Joint hottest summer on record for England
England had its joint hottest summer in a series which runs from 1884, according to provisional statistics from the Met Office.
The summer of 2022 will be remembered as a dry and sunny three months, and for England, the joint warmest summer on record according to mean temperature*. This means that four of the five warmest summers on record for England have occurred since 2003, as the effects of human-induced climate change are felt on England’s summer temperatures.
High pressure has dominated the UK weather this summer bringing long spells of dry and warm weather to many areas allowing heatwaves to develop each month, but most notably in July. Overall, the UK has seen 62% of its summer rainfall and mean temperatures were 1.1°C above the average of 14.6°C.
In England the warm and dry conditions have been more notable, with the mean temperature the joint warmest ever recorded (17.1°C) equalling that of summer 2018, and some areas have seen less than 50% of their typical summer rainfall. The warmest and driest areas relative to average were in the East and for East Anglia and parts of northeast England it was the hottest summer on record.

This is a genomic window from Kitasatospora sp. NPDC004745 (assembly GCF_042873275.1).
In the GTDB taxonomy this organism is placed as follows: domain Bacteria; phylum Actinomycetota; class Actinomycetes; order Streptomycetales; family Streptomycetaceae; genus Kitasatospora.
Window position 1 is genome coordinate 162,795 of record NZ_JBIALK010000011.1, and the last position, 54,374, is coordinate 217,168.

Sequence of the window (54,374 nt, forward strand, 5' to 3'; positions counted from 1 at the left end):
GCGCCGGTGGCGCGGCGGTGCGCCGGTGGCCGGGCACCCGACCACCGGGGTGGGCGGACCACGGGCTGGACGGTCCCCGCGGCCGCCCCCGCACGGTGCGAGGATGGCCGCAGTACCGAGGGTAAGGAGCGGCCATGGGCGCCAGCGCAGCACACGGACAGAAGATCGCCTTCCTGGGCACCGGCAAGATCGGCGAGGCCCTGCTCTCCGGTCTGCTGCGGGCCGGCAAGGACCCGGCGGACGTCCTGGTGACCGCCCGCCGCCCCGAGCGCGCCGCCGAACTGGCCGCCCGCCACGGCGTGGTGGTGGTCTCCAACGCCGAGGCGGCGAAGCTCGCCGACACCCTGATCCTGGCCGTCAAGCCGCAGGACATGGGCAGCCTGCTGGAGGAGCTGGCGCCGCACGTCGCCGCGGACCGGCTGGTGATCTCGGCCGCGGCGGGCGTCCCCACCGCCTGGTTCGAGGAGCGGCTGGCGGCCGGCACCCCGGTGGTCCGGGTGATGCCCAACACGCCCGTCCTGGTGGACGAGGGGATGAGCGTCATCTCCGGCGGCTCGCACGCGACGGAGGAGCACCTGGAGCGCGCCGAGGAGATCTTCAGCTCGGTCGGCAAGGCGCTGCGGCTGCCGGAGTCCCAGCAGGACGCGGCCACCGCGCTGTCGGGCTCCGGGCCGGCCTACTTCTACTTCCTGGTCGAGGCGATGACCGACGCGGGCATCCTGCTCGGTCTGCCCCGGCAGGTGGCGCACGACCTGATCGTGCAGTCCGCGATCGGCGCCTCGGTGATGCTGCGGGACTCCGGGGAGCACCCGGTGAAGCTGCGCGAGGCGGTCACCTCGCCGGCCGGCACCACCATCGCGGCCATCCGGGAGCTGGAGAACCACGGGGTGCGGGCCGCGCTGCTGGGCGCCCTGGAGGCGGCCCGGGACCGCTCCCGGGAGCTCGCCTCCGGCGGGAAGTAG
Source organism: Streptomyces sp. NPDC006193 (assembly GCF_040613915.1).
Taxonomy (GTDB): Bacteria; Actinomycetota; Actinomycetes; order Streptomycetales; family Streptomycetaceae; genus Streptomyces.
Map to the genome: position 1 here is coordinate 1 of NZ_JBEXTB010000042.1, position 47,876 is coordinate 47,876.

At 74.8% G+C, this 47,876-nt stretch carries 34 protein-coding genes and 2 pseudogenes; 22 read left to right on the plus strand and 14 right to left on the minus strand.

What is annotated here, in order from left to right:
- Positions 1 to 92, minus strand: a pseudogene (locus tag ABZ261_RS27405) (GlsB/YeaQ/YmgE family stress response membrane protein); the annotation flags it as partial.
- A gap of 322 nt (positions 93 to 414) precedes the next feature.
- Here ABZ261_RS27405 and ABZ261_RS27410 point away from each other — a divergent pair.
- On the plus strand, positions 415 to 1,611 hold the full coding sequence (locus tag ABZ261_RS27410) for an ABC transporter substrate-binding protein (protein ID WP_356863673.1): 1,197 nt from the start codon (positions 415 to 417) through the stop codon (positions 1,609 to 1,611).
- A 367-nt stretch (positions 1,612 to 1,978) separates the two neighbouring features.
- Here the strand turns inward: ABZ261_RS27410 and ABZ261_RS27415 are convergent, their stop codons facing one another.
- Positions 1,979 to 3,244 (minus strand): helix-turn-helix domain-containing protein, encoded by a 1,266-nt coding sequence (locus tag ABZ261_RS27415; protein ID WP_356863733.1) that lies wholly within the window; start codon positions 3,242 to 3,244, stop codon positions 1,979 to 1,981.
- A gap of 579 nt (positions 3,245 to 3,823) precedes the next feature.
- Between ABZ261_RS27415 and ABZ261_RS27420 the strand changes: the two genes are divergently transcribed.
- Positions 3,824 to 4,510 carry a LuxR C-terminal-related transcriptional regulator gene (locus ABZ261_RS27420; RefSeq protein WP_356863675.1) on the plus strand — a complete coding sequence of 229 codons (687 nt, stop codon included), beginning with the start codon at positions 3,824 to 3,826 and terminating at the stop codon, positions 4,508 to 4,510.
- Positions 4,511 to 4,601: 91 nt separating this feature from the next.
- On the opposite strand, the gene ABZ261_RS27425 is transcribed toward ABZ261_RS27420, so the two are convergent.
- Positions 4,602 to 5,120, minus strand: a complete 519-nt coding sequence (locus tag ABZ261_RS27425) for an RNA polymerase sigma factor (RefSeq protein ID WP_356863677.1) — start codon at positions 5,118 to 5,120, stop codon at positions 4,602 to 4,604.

The hot weather was not confined to England. It was provisionally the fourth warmest summer for the UK overall. The UKs warmest summers are all very close with not much separating them. 2018 (15.8°C), 2006 (15.8°C), 2003 (15.7°C), 2022 (15.7°C), 1976 (15.7°C). It was the eighth warmest summer for both Scotland and Wales and 12th warmest for Northern Ireland
For England 2022 was the 6th driest summer on record (103mm), and driest since 1995 (66mm), in a series from 1836. For the UK overall it was the 10th driest summer (156mm) and driest since 1995 (106mm). Some of the driest regions relative to average were in East Anglia. Suffolk had its 2nd driest summer behind 1921, and Norfolk its 3rd driest (behind 1921 and 1983).
Dr Mark McCarthy of the National Climate Information Centre recently said:
“For many this summer’s record-breaking heat in July – where temperatures reached 40.3°C at Coningsby in Lincolnshire – will be the season’s most memorable aspect. However, for England to achieve its joint warmest summer takes more than extreme heat over a couple of days, so we shouldn’t forget that we experienced some persistently warm and hot spells through June and August too.”
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